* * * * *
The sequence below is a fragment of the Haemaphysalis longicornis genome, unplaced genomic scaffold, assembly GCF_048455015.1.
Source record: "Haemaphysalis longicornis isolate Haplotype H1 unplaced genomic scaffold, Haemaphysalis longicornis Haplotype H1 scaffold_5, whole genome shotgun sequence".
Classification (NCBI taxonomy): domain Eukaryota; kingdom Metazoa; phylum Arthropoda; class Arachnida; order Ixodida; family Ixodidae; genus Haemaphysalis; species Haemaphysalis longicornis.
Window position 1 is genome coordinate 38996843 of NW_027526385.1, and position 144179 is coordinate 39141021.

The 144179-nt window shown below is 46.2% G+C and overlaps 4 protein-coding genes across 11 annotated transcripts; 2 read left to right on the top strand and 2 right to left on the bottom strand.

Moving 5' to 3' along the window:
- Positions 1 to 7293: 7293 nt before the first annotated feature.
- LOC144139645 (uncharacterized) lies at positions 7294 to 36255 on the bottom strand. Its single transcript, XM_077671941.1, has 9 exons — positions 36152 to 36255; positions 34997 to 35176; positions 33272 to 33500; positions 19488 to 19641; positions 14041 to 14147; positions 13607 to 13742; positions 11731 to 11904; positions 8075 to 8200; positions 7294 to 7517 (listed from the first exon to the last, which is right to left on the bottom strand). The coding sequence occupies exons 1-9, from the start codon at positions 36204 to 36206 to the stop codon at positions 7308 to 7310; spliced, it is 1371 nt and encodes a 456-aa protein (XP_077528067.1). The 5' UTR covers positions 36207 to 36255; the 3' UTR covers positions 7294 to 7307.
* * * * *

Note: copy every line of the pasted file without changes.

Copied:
The sequence below is a fragment of the Haemaphysalis longicornis genome, unplaced genomic scaffold, assembly GCF_048455015.1.
Source record: "Haemaphysalis longicornis isolate Haplotype H1 unplaced genomic scaffold, Haemaphysalis longicornis Haplotype H1 scaffold_5, whole genome shotgun sequence".
Classification (NCBI taxonomy): domain Eukaryota; kingdom Metazoa; phylum Arthropoda; class Arachnida; order Ixodida; family Ixodidae; genus Haemaphysalis; species Haemaphysalis longicornis.
Window position 1 is genome coordinate 38996843 of NW_027526385.1, and position 144179 is coordinate 39141021.

The 144179-nt window shown below is 46.2% G+C and overlaps 4 protein-coding genes across 11 annotated transcripts; 2 read left to right on the top strand and 2 right to left on the bottom strand.

Moving 5' to 3' along the window:
- Positions 1 to 7293: 7293 nt before the first annotated feature.
- LOC144139645 (uncharacterized) lies at positions 7294 to 36255 on the bottom strand. Its single transcript, XM_077671941.1, has 9 exons — positions 36152 to 36255; positions 34997 to 35176; positions 33272 to 33500; positions 19488 to 19641; positions 14041 to 14147; positions 13607 to 13742; positions 11731 to 11904; positions 8075 to 8200; positions 7294 to 7517 (listed from the first exon to the last, which is right to left on the bottom strand). The coding sequence occupies exons 1-9, from the start codon at positions 36204 to 36206 to the stop codon at positions 7308 to 7310; spliced, it is 1371 nt and encodes a 456-aa protein (XP_077528067.1). The 5' UTR covers positions 36207 to 36255; the 3' UTR covers positions 7294 to 7307.